This blog will be the shortest of previous lengthy ones, but not less useful I hope:
So far we have said that we can work with nested structures as independent units. This could be used as a replacement for what SAP delivers by standard – repetitive structures, but also can be handful for custom made reports. I hope you have already tried that at least just for sport.
Local vs Global
Today I am going to focus on how to implement this concept in DDIC objects, namely including structure definition within another. What we already did was using include concept only for local data objects. This worked pretty fine for local subroutines etc. But the real advantage comes with going beyond program bounds.
I didn’t spot it
You might think so, if you look that this technique is more or less used across SAP standard tables and structures which you work every day with.
The above screenshot is nothing but PA0001 (Organization Assignment) table structure, which is basic table for Employee Master Data. If you look closer you shall see that in fact the definition looks like
Do you already get why I did that? We can now clearly see that table definition is nothing but a bunch of includes. I am not going to discuss the meaning of each structure. The important is that this table definition carries only one field MANDT and the rest is just a composition of all the other, standard structures.
Furthermore, one structure PAKEY is marked as KEY one, which makes all the fields the structure comprises of, the key fields of the table. For me this means that:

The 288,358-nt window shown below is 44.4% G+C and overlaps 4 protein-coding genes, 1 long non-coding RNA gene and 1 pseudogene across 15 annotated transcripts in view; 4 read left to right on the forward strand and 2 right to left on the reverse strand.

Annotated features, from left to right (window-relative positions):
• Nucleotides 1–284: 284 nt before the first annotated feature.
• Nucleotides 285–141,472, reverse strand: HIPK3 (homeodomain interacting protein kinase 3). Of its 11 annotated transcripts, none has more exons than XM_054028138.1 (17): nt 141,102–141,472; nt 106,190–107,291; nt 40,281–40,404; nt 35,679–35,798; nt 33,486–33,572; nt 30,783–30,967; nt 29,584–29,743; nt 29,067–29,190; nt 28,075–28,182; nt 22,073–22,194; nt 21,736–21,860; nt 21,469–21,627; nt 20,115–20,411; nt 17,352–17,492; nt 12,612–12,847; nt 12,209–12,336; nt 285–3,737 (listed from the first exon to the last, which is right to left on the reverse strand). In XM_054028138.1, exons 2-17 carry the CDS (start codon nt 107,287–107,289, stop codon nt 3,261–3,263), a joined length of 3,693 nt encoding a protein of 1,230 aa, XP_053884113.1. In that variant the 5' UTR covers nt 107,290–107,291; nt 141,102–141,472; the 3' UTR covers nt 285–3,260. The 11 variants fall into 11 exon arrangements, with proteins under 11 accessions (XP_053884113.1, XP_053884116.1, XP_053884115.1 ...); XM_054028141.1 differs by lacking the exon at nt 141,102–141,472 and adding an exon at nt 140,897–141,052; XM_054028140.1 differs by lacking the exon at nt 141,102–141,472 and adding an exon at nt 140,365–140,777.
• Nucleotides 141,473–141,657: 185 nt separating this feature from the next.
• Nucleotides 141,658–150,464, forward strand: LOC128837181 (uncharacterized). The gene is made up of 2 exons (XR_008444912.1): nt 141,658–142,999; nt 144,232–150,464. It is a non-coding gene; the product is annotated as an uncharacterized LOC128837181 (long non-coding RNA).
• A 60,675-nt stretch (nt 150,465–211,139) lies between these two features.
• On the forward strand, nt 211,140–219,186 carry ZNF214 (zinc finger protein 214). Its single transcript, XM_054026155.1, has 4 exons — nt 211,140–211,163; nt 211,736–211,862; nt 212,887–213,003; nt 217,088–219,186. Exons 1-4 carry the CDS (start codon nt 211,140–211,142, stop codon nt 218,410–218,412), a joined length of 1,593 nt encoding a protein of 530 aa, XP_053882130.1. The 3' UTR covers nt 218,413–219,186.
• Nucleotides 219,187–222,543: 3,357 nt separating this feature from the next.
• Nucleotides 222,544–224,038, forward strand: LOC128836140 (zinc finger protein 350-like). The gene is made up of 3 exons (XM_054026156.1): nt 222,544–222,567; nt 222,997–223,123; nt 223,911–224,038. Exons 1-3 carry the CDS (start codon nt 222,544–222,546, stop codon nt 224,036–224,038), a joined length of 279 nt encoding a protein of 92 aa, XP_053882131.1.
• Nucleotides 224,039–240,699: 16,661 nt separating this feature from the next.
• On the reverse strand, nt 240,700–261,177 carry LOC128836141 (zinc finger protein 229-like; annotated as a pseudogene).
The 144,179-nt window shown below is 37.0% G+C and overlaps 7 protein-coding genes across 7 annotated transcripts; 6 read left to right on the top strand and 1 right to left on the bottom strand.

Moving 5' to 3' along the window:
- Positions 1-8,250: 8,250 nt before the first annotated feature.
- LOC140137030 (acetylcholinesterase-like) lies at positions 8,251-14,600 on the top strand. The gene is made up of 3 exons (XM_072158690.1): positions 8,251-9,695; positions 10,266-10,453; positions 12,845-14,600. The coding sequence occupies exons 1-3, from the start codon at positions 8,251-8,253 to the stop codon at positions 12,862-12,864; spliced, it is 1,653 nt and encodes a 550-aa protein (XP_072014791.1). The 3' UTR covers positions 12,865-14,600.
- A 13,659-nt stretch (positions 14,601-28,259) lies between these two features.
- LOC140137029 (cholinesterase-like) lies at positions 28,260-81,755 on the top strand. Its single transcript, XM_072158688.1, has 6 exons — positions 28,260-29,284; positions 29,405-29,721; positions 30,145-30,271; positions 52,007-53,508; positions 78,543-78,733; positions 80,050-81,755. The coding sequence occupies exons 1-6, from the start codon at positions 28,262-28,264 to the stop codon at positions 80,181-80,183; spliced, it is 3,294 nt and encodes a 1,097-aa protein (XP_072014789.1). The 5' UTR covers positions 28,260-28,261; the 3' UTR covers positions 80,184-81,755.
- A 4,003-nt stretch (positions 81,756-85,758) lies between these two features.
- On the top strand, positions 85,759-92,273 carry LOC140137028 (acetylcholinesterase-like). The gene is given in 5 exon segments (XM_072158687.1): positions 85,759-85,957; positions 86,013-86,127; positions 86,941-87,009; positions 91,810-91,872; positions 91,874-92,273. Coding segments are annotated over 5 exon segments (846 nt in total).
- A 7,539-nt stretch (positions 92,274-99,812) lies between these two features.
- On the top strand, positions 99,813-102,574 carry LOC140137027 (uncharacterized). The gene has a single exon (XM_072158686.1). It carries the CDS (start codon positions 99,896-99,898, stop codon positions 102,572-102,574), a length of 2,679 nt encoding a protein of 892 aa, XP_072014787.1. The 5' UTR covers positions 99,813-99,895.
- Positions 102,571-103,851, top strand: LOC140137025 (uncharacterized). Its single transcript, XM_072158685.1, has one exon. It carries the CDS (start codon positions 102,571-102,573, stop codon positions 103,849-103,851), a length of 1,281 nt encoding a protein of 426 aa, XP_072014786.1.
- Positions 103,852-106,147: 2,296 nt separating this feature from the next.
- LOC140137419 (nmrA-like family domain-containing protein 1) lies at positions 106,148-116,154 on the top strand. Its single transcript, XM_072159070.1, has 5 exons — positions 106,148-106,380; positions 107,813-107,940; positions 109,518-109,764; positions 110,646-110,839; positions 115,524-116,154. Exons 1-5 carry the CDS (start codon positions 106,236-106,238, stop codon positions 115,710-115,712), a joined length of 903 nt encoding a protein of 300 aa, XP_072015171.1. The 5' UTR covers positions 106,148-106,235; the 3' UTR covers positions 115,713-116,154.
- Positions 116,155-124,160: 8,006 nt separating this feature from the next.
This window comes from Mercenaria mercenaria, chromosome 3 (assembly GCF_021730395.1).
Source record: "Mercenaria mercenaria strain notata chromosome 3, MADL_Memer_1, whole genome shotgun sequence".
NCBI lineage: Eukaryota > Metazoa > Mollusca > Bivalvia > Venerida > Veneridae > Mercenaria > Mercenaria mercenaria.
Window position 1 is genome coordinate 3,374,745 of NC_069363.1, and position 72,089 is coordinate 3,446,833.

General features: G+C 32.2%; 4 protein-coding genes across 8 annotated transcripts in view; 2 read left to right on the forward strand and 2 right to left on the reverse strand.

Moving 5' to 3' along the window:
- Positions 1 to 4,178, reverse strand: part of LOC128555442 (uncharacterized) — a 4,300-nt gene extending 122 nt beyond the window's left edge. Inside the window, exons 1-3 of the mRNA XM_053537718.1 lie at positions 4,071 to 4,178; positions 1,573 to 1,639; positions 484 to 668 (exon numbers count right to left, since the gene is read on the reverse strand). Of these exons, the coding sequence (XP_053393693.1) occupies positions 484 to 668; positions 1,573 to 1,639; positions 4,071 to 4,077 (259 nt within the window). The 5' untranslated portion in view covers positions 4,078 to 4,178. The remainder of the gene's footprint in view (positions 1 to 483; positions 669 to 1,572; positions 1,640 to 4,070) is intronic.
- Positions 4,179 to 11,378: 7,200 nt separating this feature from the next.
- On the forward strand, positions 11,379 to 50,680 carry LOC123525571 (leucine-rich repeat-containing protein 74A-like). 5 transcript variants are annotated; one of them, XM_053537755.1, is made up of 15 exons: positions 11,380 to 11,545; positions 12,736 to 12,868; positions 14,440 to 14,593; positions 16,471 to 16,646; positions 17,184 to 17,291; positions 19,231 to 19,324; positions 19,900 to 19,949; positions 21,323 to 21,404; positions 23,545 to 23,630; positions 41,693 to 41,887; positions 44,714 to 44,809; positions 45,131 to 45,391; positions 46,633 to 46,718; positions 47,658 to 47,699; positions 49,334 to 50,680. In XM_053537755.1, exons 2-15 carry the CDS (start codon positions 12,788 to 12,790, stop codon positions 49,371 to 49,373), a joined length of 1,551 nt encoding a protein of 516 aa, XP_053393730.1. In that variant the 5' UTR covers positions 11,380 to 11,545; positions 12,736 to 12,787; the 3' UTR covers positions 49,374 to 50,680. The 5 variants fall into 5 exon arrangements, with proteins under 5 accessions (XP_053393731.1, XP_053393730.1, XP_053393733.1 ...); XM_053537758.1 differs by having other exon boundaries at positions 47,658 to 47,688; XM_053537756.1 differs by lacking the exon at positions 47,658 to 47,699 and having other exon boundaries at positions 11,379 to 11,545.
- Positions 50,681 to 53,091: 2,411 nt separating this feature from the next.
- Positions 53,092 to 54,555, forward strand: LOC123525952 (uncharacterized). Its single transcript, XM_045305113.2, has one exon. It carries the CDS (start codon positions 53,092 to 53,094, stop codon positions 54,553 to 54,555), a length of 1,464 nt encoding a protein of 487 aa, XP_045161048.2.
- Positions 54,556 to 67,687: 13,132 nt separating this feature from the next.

- we can use this structure across all Infotype tables as a primary key -> this makes the key uniform for all of these tables
- in program we can pass only the key (structure) for any Infotype we want, no matter which we are currently working with -> this makes our programs more generic as we might be interested only in this part to determine record uniqueness
- any change to KEY part will reflect all the Infotype tables -> this makes me sleep well as I don’t bother it will affect any of my live-running programs
How that maps to our example we are persistently working on? I believe couple screenshots below will give you fair understanding of that.
You may like it or not, but I like my original example, so I keep working on it. All in all it is the matter of understanding what I want to say by writing this blog. I am sure later you will find it useful in much more sophisticated examples.
Just for reminder and people who might have missed our previous classes. The definition we want to achieve looks like
So first goes our basic data structure. The definition is quite obvious.
The next step is simply creating another structure ZSTR_PER_DATA including ZSTR_DATA definition twice – one for DATA, one for MEAN. We therefore select appropriate option from menu…
…and give structure name we want to include in the definition.
We repeat it for MEAN
The Group field is arbitrary and we can live without it, but filling this field in will allow us to address whole substructure as one entity in the program.
Eventually we end up with such definition
We do the same to create top level structure but this time we just include structure ZSTR_PER_DATA.
After a moment of clicking and typing we should have the following
We have two levels of nested structure here. Each of them can be addressed separately using its group name. So this structure is ready now to be used across all programs including the one discussed in the first blog.
As you can see there is no significant difference whether you are working with locally typed data objects or with globally typed ones. Still the concept of treating parts of structure as independent entities applies here. What is more, you gain the ability to type this way parameters of global objects like Function Modules, methods of global classes etc. This opens another door in the programming possibilities.
“Silence is the virtue of fools” – FrancisBacon
I am not going to be silent, as there is much more to say about typing. So get prepared.